Here at Lillie's, we smoke 24 hours a day. Those smokers haven't been turned off since we opened 2 months ago. They're always running with product in 'em. Obviously you've gotta cook for more people, so we have to put more meat in and do it for a lot longer time - I have an overnight cook that I've taught the processes and how to run the smokers.
I know you have a barbecue trailer. Ever give any thought to a food truck a la Meatyballs or the Gaztro-Wagon?
We have thought about it. We're still in our beginning stages of seeing where we're at with the restaurant - we're so busy we haven't even started takeout yet. I would love to do some sort of traveling barbecue truck. The truck would probably just be the barbecue, none of the southern sides or dishes we do here at the restaurant. But I think it would be totally interesting to have a truck that travels around town and caters barbecue to people from different spots in the city.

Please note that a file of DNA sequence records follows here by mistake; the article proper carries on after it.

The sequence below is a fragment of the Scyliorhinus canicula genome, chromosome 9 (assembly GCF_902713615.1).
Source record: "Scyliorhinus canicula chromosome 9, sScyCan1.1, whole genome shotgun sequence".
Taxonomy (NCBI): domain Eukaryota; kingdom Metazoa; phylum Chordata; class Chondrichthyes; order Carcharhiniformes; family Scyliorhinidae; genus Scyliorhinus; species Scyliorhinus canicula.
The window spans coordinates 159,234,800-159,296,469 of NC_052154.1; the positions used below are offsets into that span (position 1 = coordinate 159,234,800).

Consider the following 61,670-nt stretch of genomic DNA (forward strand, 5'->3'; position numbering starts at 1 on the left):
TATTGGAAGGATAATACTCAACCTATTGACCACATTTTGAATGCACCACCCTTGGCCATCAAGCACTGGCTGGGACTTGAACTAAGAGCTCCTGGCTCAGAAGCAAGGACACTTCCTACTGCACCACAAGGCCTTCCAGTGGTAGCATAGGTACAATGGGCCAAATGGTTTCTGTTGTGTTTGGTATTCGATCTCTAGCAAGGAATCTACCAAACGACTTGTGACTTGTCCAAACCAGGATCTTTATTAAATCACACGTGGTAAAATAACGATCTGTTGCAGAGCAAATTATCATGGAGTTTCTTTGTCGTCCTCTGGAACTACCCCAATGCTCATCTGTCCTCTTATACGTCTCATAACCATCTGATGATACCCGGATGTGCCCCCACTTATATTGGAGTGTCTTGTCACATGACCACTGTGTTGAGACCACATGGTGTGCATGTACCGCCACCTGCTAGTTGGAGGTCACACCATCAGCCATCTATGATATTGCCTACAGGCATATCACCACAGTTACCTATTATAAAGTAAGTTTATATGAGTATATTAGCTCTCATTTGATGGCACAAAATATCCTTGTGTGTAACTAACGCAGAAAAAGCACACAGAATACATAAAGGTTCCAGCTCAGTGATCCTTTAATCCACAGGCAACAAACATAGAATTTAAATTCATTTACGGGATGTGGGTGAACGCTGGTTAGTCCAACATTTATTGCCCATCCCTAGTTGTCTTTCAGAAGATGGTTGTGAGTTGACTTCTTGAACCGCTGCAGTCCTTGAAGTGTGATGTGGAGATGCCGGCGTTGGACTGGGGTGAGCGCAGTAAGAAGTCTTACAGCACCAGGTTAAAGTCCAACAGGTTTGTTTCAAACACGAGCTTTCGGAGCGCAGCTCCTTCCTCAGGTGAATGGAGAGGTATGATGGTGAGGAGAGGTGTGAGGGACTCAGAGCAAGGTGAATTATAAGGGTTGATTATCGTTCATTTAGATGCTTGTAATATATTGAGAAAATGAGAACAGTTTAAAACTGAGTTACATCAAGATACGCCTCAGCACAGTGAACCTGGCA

The big thing in fine dining for a while was using offal and organ meats. Ever throw anything like that on the smoker?
I have not! It's basically been me sticking to the competition meats - ribs, pulled pork, pulled chicken, our tri-tip. But I still have interest in that stuff, and that comes from the fine dining where you use those products a lot and try to make them taste good, even though they’re butcher cuts or not as wanted cuts from different animals. So maybe in the future I might run something here and there off something from some of those menus - just to keep your interest perked for the clientele, and also to keep my interest as a chef growing and trying new things.